The history of the Dogue de Bordeaux is a mystery that is speculated upon by many. The history is believed to predate the Bullmastiff and the Bulldog. It is said that the Dogue can be found in the background of the Bullmastiff, and others claim that the Dogue and Mastiff breeds were both being accomplished at the same time. Some believe that the Bulldog is the building block of the Dogue, and again, another group believes that the Bulldog was used in breeding programs further down the line.
Another theory is the Dogue de Bordeaux originates from the Tibetan Mastiff and it is also said that the Dogue is related to the Greco Roman molossoids used for war, as there was a breed similar to the Dogue de Bordeaux in Rome at the time of Julius Caesar's reign, possibly a cousin of the Neapolitan Mastiff. Others suggest that the Dogue de Bordeaux is a descendent of a breed which existed in ancient France, the Dogues de Bordeaux of Aquitaine. Which ever theory is true, it is obvious that the Dogue de Bordeaux shares the same common links as all modern molossers.
The Dogue de Bordeaux was once classified into three varieties, the Parisian, the Toulouse and the Bordeaux, types which were bred depending on the region of France and the jobs they were required to do. Ancestral Dogues de Bordeaux had various coat colors, such as brindle and majority of white markings that carried fully up the legs.
They had scissor bites in some regions, undershot in others, big heads, small heads, large bodies and small bodies, very inconsistent in type. Another controversial aspect was the mask, red (brown), none or black. The Dogues de Bordeaux of Bordeaux of the time also sported cropped ears, for fighting purposes. Regardless, they all had a general type similar to today's Dogue de Bordeaux.
The Dogue de Bordeaux was used as a guardian, a hunter, and a fighter. They were trained to bait bulls, bears, and jaguars, hunt boars, herd cattle, and protect the homes, butcher shops, and vineyards of their masters. The Dogue de Bordeaux was prized as protectors and was often found in the homes of the wealthy of France. A setback in the breed came during the French Revolution when many of the Dogues de Bordeaux de Bordeaux perished with their wealthy masters.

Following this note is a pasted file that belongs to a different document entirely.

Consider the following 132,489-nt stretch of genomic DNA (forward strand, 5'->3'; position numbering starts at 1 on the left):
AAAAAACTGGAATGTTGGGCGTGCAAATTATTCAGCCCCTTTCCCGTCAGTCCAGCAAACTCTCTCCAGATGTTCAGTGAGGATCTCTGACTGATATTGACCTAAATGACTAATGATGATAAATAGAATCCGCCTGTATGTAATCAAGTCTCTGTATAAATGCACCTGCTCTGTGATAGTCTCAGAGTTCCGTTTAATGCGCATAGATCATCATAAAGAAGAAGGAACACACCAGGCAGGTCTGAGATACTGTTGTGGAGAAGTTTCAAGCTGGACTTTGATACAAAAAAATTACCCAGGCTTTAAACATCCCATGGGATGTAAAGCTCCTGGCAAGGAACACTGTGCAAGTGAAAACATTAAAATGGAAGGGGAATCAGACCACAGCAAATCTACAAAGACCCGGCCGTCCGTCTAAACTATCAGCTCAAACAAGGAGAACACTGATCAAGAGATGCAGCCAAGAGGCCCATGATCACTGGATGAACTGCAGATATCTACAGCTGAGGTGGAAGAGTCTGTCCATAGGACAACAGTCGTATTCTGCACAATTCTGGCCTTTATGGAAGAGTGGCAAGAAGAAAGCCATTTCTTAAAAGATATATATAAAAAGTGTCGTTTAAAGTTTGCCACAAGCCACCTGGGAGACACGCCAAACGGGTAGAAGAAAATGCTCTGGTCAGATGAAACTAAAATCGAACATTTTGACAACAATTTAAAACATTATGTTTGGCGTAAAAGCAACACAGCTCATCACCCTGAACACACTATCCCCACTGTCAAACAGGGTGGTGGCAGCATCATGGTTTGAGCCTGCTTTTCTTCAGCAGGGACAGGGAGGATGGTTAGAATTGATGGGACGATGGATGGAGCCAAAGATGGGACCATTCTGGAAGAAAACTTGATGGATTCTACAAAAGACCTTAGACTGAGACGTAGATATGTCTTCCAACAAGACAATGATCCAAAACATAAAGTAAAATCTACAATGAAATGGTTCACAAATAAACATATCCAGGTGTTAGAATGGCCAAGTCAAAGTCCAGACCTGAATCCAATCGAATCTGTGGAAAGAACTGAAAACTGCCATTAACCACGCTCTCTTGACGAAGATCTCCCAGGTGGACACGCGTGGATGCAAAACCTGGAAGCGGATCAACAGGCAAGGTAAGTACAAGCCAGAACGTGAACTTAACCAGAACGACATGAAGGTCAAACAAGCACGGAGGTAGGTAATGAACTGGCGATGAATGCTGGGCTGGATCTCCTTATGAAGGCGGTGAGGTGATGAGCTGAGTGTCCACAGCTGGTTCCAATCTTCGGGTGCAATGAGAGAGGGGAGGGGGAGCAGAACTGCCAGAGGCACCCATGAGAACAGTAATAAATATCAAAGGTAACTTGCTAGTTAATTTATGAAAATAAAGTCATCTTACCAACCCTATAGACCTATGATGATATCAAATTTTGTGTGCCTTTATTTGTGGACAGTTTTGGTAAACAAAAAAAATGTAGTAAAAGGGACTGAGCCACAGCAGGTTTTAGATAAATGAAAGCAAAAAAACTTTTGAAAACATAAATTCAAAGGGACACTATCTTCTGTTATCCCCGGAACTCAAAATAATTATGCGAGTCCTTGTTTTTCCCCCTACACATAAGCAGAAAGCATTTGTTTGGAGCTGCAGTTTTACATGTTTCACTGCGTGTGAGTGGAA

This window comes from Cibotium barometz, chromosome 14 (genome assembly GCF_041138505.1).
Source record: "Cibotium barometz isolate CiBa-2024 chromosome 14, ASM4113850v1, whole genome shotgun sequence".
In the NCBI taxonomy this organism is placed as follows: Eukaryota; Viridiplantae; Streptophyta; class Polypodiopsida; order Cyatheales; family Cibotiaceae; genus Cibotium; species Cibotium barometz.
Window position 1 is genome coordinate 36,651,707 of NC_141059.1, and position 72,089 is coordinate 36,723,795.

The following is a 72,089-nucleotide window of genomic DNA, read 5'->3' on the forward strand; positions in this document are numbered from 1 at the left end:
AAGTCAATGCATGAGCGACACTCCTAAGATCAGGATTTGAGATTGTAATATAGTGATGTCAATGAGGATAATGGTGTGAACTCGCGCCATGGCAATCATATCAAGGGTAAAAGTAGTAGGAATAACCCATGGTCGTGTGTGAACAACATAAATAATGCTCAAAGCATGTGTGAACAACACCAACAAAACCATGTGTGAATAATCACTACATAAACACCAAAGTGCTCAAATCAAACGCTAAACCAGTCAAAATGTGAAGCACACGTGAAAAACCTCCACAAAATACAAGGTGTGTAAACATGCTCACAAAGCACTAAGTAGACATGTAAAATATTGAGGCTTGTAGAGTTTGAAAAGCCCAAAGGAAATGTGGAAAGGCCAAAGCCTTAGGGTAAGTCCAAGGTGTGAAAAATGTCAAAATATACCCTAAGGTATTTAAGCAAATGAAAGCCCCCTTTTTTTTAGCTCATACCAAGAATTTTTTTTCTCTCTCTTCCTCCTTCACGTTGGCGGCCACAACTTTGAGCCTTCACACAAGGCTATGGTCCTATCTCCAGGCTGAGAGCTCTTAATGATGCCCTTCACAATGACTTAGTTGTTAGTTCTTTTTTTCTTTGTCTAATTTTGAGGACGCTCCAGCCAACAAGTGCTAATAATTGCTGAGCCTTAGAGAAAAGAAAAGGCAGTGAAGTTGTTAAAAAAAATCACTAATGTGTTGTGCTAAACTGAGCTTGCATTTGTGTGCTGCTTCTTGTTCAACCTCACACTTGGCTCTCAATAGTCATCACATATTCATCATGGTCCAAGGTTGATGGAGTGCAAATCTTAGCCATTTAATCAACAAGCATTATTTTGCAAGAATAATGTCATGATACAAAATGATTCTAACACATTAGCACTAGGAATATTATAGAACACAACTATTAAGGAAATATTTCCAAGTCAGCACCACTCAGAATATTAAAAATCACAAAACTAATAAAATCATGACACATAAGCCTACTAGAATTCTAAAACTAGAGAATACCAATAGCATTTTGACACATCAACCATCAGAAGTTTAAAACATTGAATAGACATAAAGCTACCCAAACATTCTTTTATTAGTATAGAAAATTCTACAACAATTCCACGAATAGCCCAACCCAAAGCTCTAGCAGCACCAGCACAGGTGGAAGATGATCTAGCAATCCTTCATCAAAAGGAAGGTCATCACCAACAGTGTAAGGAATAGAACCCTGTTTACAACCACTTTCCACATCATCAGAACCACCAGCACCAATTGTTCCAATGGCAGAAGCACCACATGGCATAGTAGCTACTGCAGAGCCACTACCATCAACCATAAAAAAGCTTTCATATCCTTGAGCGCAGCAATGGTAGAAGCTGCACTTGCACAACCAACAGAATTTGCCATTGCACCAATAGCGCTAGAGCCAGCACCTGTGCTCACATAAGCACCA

The Dogues de Bordeaux of the common man have thrived. These became the champions in the arena, and were powerful dogs bred to do their jobs and do them well. Another setback for the breed was following World War II, Adolph Hitler was said to have demanded the execution of all Dogues de Bordeaux de Bordeaux because of their devout loyalty to their owners.
Although the Dogue de Bordeaux first came to the USA in the 1890's for the ring, the first documented Dogues de Bordeaux of modern times was in 1959, Fidelle de Fenelon, and in 1968, Rugby de la Maison des Arbres. Between 1969 and 1980 imported Dogues de Bordeaux in the USA were scarce, limited to a few breeders who worked closely with the French Dogue de Bordeaux Club, the SADB.
In the 1989 the typical American family saw the Dogue de Bordeaux for the first time on the big screen in Touchstone's movie "Turner and Hooch" about a police man and his canine partner, although many people did not know that the massive slobbering animal was a Dogue de Bordeaux.
Since then the Dogue de Bordeaux has taken hold in the United States and can be found in numbers across the country. The Dogue de Bordeaux has been supported by multiple breed clubs throughout the years, and has finally found security in being assisted by the Dogue de Bordeaux Society of America.
Since 1997 the DDBSA has taken the breed's welfare in its arms, nurtured it and allowed it to flourish and take its deserved place beside the many noble breeds of the AKC.